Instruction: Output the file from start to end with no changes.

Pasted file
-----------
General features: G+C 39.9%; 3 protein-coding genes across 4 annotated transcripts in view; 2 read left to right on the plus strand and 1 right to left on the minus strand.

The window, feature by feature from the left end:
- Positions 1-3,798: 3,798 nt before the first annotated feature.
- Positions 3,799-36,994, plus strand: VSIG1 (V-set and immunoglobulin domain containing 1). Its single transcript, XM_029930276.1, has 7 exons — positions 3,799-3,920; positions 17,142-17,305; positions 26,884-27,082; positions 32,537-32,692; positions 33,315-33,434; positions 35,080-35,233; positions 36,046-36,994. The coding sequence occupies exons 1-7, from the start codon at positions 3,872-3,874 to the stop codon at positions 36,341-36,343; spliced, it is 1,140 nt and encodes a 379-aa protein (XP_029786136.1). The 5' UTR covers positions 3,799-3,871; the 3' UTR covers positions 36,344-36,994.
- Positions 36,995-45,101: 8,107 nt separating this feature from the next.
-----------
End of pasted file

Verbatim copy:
General features: G+C 39.9%; 3 protein-coding genes across 4 annotated transcripts in view; 2 read left to right on the plus strand and 1 right to left on the minus strand.

The window, feature by feature from the left end:
- Positions 1-3,798: 3,798 nt before the first annotated feature.
- Positions 3,799-36,994, plus strand: VSIG1 (V-set and immunoglobulin domain containing 1). Its single transcript, XM_029930276.1, has 7 exons — positions 3,799-3,920; positions 17,142-17,305; positions 26,884-27,082; positions 32,537-32,692; positions 33,315-33,434; positions 35,080-35,233; positions 36,046-36,994. The coding sequence occupies exons 1-7, from the start codon at positions 3,872-3,874 to the stop codon at positions 36,341-36,343; spliced, it is 1,140 nt and encodes a 379-aa protein (XP_029786136.1). The 5' UTR covers positions 3,799-3,871; the 3' UTR covers positions 36,344-36,994.
- Positions 36,995-45,101: 8,107 nt separating this feature from the next.